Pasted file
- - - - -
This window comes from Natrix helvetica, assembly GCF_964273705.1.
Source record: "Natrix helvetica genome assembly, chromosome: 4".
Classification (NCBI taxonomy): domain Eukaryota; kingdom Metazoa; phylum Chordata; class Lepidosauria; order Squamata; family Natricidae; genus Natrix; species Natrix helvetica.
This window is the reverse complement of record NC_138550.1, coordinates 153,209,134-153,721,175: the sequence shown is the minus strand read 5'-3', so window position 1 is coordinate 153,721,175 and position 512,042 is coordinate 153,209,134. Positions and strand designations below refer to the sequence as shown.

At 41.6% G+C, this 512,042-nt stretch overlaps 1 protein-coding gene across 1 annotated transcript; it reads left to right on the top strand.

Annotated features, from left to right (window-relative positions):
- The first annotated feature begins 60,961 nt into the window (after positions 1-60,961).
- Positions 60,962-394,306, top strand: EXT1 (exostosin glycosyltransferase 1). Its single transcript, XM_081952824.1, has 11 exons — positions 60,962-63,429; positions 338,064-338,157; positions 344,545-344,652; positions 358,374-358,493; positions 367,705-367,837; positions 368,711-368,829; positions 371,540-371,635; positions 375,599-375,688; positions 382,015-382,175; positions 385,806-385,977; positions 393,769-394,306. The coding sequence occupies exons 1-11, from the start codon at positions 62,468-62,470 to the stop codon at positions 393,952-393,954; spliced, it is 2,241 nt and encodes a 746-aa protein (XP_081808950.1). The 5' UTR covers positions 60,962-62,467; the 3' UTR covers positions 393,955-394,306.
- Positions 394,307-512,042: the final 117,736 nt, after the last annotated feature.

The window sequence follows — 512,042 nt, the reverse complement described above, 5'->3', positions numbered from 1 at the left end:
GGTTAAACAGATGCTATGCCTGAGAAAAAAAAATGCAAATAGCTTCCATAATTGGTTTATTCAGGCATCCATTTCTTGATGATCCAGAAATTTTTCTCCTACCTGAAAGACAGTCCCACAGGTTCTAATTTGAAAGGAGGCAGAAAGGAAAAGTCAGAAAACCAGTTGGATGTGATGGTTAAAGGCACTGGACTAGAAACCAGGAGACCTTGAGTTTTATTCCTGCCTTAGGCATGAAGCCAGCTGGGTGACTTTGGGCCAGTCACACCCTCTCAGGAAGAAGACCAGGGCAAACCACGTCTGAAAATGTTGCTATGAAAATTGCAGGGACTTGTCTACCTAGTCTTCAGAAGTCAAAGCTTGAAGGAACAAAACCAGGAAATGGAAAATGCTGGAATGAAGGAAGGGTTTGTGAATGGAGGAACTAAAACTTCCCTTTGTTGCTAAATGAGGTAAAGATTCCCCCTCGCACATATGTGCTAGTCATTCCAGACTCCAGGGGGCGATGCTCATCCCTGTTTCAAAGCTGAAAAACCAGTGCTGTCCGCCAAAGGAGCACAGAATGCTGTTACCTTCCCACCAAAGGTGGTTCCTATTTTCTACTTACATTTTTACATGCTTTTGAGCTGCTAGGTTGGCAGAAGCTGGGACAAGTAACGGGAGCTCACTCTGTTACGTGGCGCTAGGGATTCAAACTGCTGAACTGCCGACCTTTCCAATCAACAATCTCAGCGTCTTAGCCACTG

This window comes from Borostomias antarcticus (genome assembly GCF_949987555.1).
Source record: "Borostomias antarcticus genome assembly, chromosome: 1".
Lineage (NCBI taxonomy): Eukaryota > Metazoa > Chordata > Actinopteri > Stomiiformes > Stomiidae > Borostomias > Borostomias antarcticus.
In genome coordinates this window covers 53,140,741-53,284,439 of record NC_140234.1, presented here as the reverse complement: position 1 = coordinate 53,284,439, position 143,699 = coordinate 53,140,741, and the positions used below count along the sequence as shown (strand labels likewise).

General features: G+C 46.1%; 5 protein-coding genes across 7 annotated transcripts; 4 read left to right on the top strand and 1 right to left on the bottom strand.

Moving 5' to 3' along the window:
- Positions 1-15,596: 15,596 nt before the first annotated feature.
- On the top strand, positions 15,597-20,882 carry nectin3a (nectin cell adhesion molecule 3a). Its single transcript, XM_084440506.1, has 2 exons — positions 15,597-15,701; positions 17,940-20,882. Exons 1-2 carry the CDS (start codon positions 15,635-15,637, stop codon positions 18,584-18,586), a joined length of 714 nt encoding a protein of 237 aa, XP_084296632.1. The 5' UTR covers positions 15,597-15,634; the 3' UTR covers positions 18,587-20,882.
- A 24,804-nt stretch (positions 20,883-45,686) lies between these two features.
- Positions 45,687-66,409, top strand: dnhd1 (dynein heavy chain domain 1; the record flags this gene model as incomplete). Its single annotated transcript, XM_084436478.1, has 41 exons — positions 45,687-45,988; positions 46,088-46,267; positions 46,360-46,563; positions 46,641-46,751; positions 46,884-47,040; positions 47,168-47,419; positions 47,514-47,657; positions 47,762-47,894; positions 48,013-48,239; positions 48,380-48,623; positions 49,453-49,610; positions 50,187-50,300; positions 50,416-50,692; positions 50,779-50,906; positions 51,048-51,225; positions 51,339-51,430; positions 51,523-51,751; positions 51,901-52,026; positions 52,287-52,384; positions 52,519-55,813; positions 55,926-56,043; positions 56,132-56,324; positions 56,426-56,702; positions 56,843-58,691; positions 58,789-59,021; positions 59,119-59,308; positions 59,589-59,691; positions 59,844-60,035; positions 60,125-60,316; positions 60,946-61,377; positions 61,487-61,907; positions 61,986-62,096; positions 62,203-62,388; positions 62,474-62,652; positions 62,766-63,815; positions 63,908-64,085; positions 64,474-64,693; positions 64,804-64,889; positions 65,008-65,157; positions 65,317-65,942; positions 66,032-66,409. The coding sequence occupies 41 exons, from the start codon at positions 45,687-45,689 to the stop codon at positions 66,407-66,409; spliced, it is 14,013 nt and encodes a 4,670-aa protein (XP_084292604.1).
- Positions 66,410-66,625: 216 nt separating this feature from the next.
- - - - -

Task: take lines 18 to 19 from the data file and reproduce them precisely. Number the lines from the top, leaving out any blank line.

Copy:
- Positions 1-15,596: 15,596 nt before the first annotated feature.
- On the top strand, positions 15,597-20,882 carry nectin3a (nectin cell adhesion molecule 3a). Its single transcript, XM_084440506.1, has 2 exons — positions 15,597-15,701; positions 17,940-20,882. Exons 1-2 carry the CDS (start codon positions 15,635-15,637, stop codon positions 18,584-18,586), a joined length of 714 nt encoding a protein of 237 aa, XP_084296632.1. The 5' UTR covers positions 15,597-15,634; the 3' UTR covers positions 18,587-20,882.